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Land Transport Bill heads in right direction

Land Transport Bill heads in right direction at snail's pace of Auckland's traffic

The Land Transport Bill is welcome for heading in the right direction, but it fails to ensure Auckland's transport gridlock will be managed back from crisis point anytime soon, the Employers & Manufacturers Association (Northern) says.

"Transport Minister Paul Swain deserves congratulations and brickbats for this Bill," said Alasdair Thompson, EMA's chief executive.

"We're also alarmed that under the Transport Strategy motorists could end up subsidising rail passengers. "Congratulations are due to the Minister for finding a way to allow private sector participation in our roading projects. Private funding is plainly needed as Government finds it cannot commit more road user funds to road construction, no matter how critical it is for sustainable growth.

"Brickbats are due for letting the Greens make the running on critical components of the Bill.

"We want clarification on the difference between Build, Own, Operate &Transfer (BOOT) schemes commonly used elsewhere in the world, and the homespun Design, Build, Operate, Maintain and Fund scheme in the Bill.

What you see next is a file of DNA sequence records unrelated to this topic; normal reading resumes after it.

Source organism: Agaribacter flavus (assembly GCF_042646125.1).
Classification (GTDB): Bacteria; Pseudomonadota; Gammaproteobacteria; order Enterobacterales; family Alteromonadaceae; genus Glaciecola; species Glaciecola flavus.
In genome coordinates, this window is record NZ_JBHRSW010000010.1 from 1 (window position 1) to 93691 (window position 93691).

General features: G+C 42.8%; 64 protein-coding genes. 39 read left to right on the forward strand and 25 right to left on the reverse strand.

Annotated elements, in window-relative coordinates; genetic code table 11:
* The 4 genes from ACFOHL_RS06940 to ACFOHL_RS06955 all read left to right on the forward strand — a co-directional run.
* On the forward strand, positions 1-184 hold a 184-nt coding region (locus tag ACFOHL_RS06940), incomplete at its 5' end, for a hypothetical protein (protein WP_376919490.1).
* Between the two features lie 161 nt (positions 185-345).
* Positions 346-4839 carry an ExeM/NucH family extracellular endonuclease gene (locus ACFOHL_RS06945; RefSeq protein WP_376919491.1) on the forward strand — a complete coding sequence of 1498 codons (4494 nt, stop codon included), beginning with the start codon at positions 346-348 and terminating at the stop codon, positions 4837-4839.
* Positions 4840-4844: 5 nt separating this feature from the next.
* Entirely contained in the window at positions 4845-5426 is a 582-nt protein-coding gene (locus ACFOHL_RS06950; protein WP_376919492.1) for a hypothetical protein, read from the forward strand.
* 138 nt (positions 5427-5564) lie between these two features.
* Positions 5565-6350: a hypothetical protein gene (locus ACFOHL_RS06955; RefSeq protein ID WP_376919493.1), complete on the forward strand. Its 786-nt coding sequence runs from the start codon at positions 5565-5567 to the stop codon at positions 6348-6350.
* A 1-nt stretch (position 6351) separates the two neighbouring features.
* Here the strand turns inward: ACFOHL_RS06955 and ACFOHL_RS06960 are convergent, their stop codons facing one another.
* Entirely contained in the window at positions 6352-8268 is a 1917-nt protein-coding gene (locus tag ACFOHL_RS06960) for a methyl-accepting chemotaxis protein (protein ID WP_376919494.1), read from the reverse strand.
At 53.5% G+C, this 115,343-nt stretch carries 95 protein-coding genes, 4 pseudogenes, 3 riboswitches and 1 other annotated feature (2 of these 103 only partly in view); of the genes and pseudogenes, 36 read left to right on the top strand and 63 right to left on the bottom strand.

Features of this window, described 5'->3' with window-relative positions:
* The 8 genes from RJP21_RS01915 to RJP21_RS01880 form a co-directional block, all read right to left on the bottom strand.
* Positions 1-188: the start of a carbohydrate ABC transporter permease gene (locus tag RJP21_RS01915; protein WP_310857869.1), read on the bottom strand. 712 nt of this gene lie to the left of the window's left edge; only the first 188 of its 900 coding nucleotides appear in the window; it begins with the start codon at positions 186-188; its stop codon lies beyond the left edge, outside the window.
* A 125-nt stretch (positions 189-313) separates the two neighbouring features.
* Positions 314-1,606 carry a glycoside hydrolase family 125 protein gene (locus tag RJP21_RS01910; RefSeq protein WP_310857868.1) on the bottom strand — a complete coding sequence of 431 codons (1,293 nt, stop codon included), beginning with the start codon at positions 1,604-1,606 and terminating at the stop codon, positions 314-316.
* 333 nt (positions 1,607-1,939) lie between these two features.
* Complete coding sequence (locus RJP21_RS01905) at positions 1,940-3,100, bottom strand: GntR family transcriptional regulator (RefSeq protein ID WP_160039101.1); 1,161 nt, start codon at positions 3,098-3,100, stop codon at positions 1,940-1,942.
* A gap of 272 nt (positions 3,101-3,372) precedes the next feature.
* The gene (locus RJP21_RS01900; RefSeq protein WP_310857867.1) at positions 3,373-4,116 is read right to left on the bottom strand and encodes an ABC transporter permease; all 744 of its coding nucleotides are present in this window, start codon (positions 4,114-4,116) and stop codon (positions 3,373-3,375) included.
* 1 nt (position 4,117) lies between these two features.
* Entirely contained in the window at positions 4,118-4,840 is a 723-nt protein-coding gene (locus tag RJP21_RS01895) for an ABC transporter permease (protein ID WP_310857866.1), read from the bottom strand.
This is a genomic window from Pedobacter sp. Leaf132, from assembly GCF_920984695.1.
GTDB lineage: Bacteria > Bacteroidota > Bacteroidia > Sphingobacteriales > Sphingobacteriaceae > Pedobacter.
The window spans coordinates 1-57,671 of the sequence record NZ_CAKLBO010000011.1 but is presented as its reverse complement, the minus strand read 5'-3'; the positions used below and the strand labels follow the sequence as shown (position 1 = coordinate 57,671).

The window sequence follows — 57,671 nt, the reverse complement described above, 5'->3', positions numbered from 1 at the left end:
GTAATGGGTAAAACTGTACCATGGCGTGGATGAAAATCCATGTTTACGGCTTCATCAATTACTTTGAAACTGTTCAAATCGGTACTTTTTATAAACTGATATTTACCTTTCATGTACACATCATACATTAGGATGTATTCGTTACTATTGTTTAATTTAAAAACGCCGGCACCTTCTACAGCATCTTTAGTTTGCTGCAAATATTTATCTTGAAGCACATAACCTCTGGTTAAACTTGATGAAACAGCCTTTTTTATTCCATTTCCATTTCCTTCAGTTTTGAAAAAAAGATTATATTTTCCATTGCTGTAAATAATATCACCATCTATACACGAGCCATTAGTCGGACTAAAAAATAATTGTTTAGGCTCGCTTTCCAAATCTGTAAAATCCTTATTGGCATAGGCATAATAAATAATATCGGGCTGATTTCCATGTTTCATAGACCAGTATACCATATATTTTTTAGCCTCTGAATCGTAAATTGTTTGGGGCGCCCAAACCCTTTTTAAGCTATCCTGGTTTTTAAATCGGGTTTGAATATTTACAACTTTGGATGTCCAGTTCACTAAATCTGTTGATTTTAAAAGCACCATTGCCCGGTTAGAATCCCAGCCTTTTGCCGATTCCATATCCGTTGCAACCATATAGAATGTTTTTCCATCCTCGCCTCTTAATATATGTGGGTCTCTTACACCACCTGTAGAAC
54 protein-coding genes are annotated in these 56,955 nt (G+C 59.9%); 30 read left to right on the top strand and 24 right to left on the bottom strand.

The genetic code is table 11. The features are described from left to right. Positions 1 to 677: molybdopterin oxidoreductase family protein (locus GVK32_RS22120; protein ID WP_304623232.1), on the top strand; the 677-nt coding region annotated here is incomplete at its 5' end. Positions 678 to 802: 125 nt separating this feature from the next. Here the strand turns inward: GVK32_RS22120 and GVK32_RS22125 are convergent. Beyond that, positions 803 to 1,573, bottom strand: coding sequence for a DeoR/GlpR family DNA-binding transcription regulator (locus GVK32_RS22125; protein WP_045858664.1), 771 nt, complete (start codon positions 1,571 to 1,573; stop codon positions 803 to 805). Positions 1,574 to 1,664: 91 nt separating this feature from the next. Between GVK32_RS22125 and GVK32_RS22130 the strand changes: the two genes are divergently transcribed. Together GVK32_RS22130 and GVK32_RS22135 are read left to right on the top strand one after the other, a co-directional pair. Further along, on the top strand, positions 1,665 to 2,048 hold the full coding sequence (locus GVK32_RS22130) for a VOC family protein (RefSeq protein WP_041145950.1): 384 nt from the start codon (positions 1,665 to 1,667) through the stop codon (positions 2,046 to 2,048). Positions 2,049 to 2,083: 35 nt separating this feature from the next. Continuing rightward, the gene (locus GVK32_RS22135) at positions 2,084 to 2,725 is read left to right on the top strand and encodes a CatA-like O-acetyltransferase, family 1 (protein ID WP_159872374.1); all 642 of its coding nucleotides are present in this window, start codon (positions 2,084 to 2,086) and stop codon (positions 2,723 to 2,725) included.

"For example under Government's form of Public Private Partnerships (PPP's) does the private sector carry more risk and stand to gain a high rate of return if the project is successful?

"We also wanted to see allowance for congestion pricing on existing roads -there's no sign of this.

"Other reservations we have on the Bill include the removal of the need for economic efficiency in developing transport infrastructure, and the increased powers given to the Minister to direct Transit and Transfund.

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"The guiding principles of the Transport Strategy will impact heavily on how the Bill is interpreted, which will require considerable further study.

"In particular, Transit and Transfund becoming involved in all aspects of land transport means we will be watching closely to ensure funds collected from road users are not used to prop up projects like marginal rail routes.

"We will be examining the Bill further to see whether the restrictions written into it to pacify the Greens make private sector investment less attractive, which would delay the easing of Auckland's traffic congestion and its huge economic costs."

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